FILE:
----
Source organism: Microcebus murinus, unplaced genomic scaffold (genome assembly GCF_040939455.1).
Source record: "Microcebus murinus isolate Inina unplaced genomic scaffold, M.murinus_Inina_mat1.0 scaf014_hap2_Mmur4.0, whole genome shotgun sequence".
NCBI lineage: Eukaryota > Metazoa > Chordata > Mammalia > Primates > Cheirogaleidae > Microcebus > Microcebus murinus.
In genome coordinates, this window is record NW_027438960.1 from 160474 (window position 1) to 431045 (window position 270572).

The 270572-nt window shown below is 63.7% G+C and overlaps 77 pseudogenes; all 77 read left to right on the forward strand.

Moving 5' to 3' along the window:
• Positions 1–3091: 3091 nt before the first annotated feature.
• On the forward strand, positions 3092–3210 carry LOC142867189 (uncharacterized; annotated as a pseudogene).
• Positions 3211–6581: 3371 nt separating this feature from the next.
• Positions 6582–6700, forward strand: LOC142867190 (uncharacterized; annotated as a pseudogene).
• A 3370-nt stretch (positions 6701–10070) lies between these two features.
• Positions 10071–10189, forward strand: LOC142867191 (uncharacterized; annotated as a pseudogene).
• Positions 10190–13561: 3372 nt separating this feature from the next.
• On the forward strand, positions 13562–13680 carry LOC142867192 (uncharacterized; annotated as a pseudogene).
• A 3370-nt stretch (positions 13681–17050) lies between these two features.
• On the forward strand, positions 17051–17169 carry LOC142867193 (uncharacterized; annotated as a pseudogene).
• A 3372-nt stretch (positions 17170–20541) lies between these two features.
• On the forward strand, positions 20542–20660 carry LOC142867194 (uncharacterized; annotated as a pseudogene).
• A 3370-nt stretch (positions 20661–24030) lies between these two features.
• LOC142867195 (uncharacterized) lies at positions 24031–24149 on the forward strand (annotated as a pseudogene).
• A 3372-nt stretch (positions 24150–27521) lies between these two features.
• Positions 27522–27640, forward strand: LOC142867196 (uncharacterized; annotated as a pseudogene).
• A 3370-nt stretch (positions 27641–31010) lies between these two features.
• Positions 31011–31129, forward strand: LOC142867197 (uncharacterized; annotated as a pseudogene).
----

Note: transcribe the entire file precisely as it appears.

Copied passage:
Source organism: Microcebus murinus, unplaced genomic scaffold (genome assembly GCF_040939455.1).
Source record: "Microcebus murinus isolate Inina unplaced genomic scaffold, M.murinus_Inina_mat1.0 scaf014_hap2_Mmur4.0, whole genome shotgun sequence".
NCBI lineage: Eukaryota > Metazoa > Chordata > Mammalia > Primates > Cheirogaleidae > Microcebus > Microcebus murinus.
In genome coordinates, this window is record NW_027438960.1 from 160474 (window position 1) to 431045 (window position 270572).

The 270572-nt window shown below is 63.7% G+C and overlaps 77 pseudogenes; all 77 read left to right on the forward strand.

Moving 5' to 3' along the window:
• Positions 1–3091: 3091 nt before the first annotated feature.
• On the forward strand, positions 3092–3210 carry LOC142867189 (uncharacterized; annotated as a pseudogene).
• Positions 3211–6581: 3371 nt separating this feature from the next.
• Positions 6582–6700, forward strand: LOC142867190 (uncharacterized; annotated as a pseudogene).
• A 3370-nt stretch (positions 6701–10070) lies between these two features.
• Positions 10071–10189, forward strand: LOC142867191 (uncharacterized; annotated as a pseudogene).
• Positions 10190–13561: 3372 nt separating this feature from the next.
• On the forward strand, positions 13562–13680 carry LOC142867192 (uncharacterized; annotated as a pseudogene).
• A 3370-nt stretch (positions 13681–17050) lies between these two features.
• On the forward strand, positions 17051–17169 carry LOC142867193 (uncharacterized; annotated as a pseudogene).
• A 3372-nt stretch (positions 17170–20541) lies between these two features.
• On the forward strand, positions 20542–20660 carry LOC142867194 (uncharacterized; annotated as a pseudogene).
• A 3370-nt stretch (positions 20661–24030) lies between these two features.
• LOC142867195 (uncharacterized) lies at positions 24031–24149 on the forward strand (annotated as a pseudogene).
• A 3372-nt stretch (positions 24150–27521) lies between these two features.
• Positions 27522–27640, forward strand: LOC142867196 (uncharacterized; annotated as a pseudogene).
• A 3370-nt stretch (positions 27641–31010) lies between these two features.
• Positions 31011–31129, forward strand: LOC142867197 (uncharacterized; annotated as a pseudogene).